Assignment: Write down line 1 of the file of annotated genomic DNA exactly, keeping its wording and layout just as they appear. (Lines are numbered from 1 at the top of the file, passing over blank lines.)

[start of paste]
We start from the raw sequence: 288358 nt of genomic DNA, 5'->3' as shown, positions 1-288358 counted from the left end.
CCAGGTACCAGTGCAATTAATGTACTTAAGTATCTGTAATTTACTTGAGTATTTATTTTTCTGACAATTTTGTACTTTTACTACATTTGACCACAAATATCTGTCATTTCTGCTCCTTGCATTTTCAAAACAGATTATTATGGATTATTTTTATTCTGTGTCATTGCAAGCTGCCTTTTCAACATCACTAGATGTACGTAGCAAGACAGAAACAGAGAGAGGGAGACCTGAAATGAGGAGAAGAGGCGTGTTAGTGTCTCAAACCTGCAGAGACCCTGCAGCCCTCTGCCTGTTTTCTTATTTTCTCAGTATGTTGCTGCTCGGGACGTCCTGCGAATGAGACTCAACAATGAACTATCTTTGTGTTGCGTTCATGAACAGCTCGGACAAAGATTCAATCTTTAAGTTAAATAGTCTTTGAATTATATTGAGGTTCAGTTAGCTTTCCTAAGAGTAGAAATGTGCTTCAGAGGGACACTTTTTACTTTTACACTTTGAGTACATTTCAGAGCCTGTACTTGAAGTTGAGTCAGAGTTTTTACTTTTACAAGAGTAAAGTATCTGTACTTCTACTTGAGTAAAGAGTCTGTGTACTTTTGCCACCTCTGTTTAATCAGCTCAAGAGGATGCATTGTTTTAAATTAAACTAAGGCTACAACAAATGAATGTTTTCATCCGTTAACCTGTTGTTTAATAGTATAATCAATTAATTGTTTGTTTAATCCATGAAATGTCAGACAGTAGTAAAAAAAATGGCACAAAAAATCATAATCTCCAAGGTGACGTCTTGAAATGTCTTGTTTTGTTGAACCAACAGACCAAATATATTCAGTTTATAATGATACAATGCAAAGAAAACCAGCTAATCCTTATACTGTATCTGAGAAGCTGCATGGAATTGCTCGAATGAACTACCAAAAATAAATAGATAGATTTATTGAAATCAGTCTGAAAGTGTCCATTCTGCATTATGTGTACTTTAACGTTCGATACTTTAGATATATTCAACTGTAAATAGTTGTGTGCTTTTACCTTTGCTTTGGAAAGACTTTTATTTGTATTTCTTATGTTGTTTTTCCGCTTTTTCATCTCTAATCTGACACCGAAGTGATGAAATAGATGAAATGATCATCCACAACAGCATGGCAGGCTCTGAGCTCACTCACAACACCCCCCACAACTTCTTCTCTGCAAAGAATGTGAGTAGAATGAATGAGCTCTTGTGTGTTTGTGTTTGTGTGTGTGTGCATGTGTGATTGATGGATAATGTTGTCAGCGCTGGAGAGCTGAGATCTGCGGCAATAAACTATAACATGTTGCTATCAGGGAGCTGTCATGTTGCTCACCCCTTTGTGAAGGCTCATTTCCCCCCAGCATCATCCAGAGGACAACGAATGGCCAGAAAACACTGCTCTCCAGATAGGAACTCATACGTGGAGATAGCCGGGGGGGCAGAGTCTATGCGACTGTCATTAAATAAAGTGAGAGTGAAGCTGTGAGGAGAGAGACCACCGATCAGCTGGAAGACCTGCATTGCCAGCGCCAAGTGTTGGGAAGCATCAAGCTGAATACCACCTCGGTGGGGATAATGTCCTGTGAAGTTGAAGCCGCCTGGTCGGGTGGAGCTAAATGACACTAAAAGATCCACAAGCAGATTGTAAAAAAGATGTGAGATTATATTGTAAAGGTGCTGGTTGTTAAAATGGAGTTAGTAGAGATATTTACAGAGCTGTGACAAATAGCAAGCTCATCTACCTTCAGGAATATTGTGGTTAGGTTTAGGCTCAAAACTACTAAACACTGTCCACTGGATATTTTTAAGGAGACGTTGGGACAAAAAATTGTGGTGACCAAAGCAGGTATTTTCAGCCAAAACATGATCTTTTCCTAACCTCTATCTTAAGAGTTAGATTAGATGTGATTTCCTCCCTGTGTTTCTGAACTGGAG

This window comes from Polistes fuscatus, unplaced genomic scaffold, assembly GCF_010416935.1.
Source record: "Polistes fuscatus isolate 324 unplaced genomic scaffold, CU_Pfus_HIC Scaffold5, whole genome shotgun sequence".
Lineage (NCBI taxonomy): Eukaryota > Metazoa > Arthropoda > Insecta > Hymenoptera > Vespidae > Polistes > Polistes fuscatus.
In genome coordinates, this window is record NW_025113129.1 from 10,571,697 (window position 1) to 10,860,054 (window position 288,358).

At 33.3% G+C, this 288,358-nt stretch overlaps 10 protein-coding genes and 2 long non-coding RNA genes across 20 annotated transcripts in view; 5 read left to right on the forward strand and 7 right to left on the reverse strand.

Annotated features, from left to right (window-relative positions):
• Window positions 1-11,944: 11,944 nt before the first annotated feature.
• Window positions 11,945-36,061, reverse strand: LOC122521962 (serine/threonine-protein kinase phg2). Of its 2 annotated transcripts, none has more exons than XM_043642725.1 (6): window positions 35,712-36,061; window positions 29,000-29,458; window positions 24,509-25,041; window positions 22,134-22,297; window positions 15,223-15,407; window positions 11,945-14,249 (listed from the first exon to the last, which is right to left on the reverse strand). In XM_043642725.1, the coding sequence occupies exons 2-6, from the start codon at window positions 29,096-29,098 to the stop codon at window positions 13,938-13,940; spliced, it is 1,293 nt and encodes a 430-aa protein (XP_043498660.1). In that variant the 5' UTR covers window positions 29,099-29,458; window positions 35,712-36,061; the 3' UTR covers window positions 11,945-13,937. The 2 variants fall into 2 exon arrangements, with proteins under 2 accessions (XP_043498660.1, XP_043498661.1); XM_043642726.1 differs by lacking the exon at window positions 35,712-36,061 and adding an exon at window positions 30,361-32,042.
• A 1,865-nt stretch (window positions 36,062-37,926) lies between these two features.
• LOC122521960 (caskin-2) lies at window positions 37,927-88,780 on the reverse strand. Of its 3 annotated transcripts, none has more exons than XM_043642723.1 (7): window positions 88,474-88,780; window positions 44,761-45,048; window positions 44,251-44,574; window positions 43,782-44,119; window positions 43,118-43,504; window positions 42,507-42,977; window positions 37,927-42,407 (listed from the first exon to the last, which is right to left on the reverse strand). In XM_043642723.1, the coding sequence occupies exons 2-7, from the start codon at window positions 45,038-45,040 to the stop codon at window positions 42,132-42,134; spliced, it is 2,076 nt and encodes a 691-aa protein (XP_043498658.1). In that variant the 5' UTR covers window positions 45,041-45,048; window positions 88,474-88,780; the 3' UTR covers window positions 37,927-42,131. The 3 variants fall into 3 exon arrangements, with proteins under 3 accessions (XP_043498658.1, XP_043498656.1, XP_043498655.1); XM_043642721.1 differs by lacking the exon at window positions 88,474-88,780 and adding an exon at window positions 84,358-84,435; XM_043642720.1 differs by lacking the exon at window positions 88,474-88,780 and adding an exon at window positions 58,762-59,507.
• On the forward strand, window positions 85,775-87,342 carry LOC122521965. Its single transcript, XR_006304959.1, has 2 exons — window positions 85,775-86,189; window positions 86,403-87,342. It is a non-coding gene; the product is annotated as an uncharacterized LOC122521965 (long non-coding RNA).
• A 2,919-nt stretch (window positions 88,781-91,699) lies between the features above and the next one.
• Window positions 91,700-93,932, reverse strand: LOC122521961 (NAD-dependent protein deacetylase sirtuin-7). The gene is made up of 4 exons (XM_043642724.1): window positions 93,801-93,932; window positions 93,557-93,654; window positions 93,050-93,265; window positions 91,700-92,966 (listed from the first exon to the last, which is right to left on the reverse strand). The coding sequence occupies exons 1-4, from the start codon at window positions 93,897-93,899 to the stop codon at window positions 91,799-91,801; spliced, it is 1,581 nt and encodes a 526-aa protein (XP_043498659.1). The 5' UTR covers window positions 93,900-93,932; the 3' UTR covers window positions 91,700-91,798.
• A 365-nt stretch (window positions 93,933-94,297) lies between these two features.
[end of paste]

We start from the raw sequence: 288358 nt of genomic DNA, 5'->3' as shown, positions 1-288358 counted from the left end.